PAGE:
• In preparation for a colonoscopy PEG is used to cleanse the bowel to help provide a clear image of the mucosa. PEG is administered by mixing 238 grams in 2 Liters (L) sports drinks on the day before the procedure. Guidelines also recommend doing split dosing when the colonoscopy is in the afternoon, administering 1 L on the day before the procedure, and 1 L on the day of the procedure.[10]

Specific Patient Population 

  • Pregnant Women: It is considered as pregnancy category C medicine. The systemic absorption of PEG is believed to be minimum. Therefore, it is less likely to cause any severe effect on neonates. The American Academy of Family Physicians has reported despite the lack of research on PEG use in pregnancy; it is considered the drug of choice for chronic constipation in pregnant women.
  • Breastfeeding Women: There is no specific recommendation for breastfeeding women on the manufacturer label. As previously discussed, PEG has poor systemic absorption, so it should excrete at a low clinical significant level in breast milk.[11]
  • Pediatric Patients: In children greater than two years of age, the guidelines recommend that for fecal impaction, the dose is 1 to 1.5 g/kg/day for 3 to 6 days, with a maximum of 6 consecutive days.[12] In more chronic constipation cases, the initial dosing is 0.4 mg/kg/day orally; then, maintenance dosing is 0.2 to 0.8 mg/kg/day adjusted to response. The recommendation is to continue for at least two months and discontinue gradually once symptoms resolve for at least a month.[12]
  • Patient with Hepatic Impairment: There is no dose adjustment guidance in the manufacturer label for patients with hepatic impairment. 
  • Patient with Renal Impairment: There is no dose adjustment guidance in the manufacturer label for patients with renal impairment. 
  • Geriatric Patients: There is no dose adjustment guidance in the manufacturer label for geriatric patients.

Adverse Effects

Common side effects of oral administration of PEG include flatulence, nausea, stomach cramps, diarrhea, swollen abdomen, and rectal hemorrhage.[13][14]

Urticaria has been observed after using PEG electrolyte lavage solution following topical administration.[9][15]

Acidosis has been reported in literature and case reports with the intravenous administration of drugs utilizing PEG as a vehicle and repeated topical dermal exposure of PEG in burn patients.[16][17]

Furthermore, some cases have shown renal proximal tubular necrosis with oliguria, azotemia, and renal failure following intravenous administration of PEG and topical application in burn patients.[18] Of note, most of the cases were from more than 20 years ago.

In the pediatric population, the FDA has received reports of seizures, tremors, obsessive-compulsive behaviors (including repetitive chewing and sucking), paranoia and mood swings, tics, headache, sedation, aggression, anxiety, lethargy, and rages with the prolonged use of PEG.


PEG is contraindicated in patients with known or suspected bowel obstruction, appendicitis, inflamed bowel disease, perforated bowel, and hypersensitivity to polyethylene glycol, any component of the formulation.

Precautionary measures are necessary for patients with electrolyte imbalances and patients with renal impairment.[9]


Patients should have an assessment for signs and symptoms of bowel obstruction before the initiation of treatment. Patients should also receive instruction on the proper use of PEG and monitor for therapeutic efficacy, including decreased abdominal discomfort and pain and bowel movement in 2 to 4 days. Electrolyte imbalances should be monitored periodically with prolonged, frequent, or excessive use.[19] Pediatric patients on long-term use of PEG should also be monitored for neuropsychiatric events.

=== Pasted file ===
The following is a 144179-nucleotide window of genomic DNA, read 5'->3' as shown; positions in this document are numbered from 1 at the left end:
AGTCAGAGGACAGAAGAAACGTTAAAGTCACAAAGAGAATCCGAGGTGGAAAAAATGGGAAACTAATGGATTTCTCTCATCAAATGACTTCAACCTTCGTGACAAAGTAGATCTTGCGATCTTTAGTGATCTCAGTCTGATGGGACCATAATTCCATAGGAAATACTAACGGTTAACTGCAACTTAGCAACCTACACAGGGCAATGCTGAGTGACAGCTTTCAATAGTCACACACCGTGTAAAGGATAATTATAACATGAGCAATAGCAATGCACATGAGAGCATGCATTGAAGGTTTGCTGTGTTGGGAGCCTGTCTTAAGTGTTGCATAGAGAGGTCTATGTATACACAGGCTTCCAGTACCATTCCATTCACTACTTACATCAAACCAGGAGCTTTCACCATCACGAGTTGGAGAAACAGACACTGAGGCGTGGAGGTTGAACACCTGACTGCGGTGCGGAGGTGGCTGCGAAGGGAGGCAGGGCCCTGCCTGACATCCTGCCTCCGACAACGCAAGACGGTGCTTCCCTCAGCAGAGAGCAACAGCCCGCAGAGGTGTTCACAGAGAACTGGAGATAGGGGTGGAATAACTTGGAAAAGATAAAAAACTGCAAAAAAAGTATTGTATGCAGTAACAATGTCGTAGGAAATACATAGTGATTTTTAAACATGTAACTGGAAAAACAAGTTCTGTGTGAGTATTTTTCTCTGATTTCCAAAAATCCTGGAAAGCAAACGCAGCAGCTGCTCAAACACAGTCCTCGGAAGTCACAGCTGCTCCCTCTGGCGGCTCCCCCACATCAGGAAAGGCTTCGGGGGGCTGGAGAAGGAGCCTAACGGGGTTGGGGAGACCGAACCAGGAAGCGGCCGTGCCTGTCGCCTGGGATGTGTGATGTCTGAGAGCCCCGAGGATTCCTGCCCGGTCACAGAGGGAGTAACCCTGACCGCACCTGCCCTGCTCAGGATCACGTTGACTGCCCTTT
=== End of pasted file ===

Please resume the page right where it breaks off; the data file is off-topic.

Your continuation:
Patients should discontinue the use of PEG if they experience loose stools. Furthermore, clinicians should taper down patients on chronic therapy.


Exposure to PEG is uncommon, and toxicity is very rare. PEG with high and intermediate molecular weight is considered nontoxic, as it is minimally absorbed following oral ingestion. Case studies have reported that prolonged use of IV infusions containing PEG as a vehicle, massive ingestion of PEG, and prolonged application of low-weight PEG products have correlations with renal injury and metabolic acidosis. Patient overdoses of PEG can cause diarrhea, possibly leading to dehydration, especially if water intake is minimal. Dehydration can then result in confusion and potentially seizures.[20] There is no antidote in cases of PEG overdoses. The case that reported metabolic acidosis included a 34-year-old female who presented with acute respiratory failure and showed metabolic anion-gap acidosis, which worsened after four days of treatment. The patient was sedated with intravenous lorazepam with doses of up to 30 milligrams per hour, which contained PEG-400 in propylene glycol with 2% benzyl alcohol. PEG, which is oxidized by alcohol dehydrogenase to hydroxy acid and acid metabolites, was a potential contributor to the patient's acidosis.[17]

Enhancing Healthcare Team Outcomes

Polyethylene glycol is an over-the-counter medication. As such, there is increased access to the drug. Healthcare providers need to emphasize directions for use and misuse. Patients should be counseled on the onset of action of medication as well as when to discontinue PEG. The interprofessional healthcare team should collaboratively discuss alternatives to constipation treatments and incorporate lifestyle modifications with treatments. Nutritionists and nurses can play a role in educating patients on a highly nutritious fibrous diet and increased fluid intake to help with bowel movements. Nurses and pharmacists can determine whether the patient is dosing the drug appropriately and also offer suggestions for lifestyle measures to address the issue. This interprofessional approach will yield improved patient results while minimizing adverse events, which are still possible with OTC medication like polyethylene glycol. [Level 5]